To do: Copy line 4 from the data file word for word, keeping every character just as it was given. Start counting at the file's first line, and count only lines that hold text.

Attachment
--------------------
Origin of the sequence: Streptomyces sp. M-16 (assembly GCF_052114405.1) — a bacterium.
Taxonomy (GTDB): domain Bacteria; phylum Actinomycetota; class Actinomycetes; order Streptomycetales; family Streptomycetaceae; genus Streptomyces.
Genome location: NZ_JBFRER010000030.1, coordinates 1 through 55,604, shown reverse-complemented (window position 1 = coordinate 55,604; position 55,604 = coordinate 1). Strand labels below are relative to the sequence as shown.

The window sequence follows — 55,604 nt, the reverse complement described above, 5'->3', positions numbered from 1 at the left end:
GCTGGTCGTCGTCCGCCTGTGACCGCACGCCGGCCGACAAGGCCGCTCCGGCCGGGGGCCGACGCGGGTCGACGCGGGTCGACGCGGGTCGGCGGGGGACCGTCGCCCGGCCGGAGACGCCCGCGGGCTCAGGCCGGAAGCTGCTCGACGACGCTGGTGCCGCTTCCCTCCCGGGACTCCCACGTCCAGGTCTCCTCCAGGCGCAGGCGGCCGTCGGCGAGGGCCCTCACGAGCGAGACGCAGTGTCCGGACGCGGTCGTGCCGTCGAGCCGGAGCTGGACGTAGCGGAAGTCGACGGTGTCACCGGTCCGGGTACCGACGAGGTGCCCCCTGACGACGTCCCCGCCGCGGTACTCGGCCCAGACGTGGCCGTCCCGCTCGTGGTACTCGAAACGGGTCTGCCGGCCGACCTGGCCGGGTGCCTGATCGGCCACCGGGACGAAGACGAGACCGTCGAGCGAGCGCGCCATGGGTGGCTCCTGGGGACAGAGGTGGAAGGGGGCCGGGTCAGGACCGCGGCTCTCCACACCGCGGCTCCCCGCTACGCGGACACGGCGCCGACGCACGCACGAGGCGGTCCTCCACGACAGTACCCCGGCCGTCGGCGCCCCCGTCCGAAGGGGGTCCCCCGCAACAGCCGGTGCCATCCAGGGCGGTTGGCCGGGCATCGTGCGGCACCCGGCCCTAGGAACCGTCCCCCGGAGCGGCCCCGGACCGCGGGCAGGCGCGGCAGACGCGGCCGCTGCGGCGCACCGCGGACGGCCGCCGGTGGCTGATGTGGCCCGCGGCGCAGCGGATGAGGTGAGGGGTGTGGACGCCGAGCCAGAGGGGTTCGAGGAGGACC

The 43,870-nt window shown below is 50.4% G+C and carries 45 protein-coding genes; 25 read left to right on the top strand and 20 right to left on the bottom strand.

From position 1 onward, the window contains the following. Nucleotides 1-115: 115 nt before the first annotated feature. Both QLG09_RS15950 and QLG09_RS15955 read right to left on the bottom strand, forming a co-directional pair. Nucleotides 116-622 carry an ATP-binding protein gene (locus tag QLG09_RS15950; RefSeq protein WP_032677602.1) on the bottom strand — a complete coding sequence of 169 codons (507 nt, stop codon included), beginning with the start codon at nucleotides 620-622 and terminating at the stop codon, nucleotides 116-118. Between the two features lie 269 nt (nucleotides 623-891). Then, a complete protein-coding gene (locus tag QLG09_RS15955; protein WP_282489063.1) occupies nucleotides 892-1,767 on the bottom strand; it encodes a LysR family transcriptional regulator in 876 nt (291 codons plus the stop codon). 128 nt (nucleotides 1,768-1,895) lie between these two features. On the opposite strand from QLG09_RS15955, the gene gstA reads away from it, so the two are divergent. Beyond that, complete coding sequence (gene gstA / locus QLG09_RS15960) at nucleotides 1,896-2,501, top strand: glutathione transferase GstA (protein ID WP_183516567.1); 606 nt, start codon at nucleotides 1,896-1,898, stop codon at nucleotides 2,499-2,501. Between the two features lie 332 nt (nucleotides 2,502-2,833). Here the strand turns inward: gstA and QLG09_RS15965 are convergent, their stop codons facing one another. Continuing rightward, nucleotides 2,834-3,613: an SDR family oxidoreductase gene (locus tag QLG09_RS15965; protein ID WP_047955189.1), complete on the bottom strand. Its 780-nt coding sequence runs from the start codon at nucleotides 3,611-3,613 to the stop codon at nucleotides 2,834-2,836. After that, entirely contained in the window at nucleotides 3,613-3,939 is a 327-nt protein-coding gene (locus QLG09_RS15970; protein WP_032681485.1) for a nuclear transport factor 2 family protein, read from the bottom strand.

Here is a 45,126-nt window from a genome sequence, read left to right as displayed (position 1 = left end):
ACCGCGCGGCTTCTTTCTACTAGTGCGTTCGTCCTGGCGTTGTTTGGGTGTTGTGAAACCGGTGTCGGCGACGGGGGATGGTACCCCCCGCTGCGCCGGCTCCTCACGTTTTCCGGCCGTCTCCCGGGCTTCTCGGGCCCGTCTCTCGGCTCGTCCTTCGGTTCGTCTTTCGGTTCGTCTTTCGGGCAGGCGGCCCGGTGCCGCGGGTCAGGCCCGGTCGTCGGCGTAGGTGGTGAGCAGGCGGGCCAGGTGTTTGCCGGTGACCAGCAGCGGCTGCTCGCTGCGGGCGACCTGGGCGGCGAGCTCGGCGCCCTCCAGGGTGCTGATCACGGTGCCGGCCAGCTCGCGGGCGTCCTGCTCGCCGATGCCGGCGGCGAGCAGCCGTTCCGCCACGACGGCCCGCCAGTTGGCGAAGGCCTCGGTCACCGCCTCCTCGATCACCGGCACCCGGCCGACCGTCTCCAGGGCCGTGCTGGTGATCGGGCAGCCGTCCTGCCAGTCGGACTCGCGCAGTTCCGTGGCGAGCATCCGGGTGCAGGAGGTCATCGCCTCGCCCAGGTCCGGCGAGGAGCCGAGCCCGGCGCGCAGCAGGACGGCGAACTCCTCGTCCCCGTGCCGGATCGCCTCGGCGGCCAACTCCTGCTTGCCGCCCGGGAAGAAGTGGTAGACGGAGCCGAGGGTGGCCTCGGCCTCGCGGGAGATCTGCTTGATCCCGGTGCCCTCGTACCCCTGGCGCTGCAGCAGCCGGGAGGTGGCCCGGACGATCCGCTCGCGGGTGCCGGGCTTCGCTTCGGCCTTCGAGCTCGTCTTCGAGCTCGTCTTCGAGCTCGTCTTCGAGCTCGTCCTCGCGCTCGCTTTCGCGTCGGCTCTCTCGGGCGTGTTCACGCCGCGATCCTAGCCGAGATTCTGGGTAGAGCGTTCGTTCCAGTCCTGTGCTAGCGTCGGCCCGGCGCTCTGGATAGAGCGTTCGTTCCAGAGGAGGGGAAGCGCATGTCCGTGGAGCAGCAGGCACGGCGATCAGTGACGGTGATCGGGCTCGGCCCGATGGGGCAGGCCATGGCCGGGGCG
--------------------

The window sequence follows — 55,604 nt, the reverse complement described above, 5'->3', positions numbered from 1 at the left end: